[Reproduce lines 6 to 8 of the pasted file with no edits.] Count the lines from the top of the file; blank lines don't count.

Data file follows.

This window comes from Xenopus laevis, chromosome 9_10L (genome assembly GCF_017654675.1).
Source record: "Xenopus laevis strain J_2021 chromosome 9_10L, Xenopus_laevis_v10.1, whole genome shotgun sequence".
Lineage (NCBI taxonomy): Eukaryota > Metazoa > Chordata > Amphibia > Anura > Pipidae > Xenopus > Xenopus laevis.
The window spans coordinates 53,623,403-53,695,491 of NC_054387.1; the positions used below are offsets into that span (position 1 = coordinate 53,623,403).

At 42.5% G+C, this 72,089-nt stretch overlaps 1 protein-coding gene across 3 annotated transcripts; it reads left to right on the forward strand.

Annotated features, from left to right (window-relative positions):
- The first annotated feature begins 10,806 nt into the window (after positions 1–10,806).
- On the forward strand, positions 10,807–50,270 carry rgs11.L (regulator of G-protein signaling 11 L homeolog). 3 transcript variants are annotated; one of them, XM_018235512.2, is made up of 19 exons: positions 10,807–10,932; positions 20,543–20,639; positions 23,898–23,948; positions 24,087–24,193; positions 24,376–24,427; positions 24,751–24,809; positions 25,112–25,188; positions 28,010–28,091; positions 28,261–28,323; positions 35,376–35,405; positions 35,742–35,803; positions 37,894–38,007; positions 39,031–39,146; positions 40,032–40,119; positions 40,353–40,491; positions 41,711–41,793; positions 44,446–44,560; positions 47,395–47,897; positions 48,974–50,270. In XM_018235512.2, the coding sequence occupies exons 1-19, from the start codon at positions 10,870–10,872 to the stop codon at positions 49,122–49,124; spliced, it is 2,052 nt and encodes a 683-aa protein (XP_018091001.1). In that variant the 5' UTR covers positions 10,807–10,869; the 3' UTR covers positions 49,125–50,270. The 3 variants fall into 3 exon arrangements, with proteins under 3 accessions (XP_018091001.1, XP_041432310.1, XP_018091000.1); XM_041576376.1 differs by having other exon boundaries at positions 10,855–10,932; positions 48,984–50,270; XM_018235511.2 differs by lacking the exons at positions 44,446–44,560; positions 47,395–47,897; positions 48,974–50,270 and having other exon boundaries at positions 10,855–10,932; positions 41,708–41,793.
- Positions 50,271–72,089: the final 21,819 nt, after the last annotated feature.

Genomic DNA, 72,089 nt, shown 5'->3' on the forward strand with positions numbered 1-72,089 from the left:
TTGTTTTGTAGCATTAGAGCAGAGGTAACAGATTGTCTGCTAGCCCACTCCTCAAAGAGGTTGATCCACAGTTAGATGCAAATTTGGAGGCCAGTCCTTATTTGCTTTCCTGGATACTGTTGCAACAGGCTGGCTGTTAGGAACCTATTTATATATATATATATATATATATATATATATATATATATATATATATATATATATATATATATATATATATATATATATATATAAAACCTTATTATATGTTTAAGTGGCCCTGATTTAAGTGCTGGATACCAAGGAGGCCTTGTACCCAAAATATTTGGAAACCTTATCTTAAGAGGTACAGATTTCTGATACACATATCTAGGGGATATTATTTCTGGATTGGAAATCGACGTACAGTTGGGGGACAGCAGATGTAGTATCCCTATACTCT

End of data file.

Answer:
Annotated features, from left to right (window-relative positions):
- The first annotated feature begins 10,806 nt into the window (after positions 1–10,806).
- On the forward strand, positions 10,807–50,270 carry rgs11.L (regulator of G-protein signaling 11 L homeolog). 3 transcript variants are annotated; one of them, XM_018235512.2, is made up of 19 exons: positions 10,807–10,932; positions 20,543–20,639; positions 23,898–23,948; positions 24,087–24,193; positions 24,376–24,427; positions 24,751–24,809; positions 25,112–25,188; positions 28,010–28,091; positions 28,261–28,323; positions 35,376–35,405; positions 35,742–35,803; positions 37,894–38,007; positions 39,031–39,146; positions 40,032–40,119; positions 40,353–40,491; positions 41,711–41,793; positions 44,446–44,560; positions 47,395–47,897; positions 48,974–50,270. In XM_018235512.2, the coding sequence occupies exons 1-19, from the start codon at positions 10,870–10,872 to the stop codon at positions 49,122–49,124; spliced, it is 2,052 nt and encodes a 683-aa protein (XP_018091001.1). In that variant the 5' UTR covers positions 10,807–10,869; the 3' UTR covers positions 49,125–50,270. The 3 variants fall into 3 exon arrangements, with proteins under 3 accessions (XP_018091001.1, XP_041432310.1, XP_018091000.1); XM_041576376.1 differs by having other exon boundaries at positions 10,855–10,932; positions 48,984–50,270; XM_018235511.2 differs by lacking the exons at positions 44,446–44,560; positions 47,395–47,897; positions 48,974–50,270 and having other exon boundaries at positions 10,855–10,932; positions 41,708–41,793.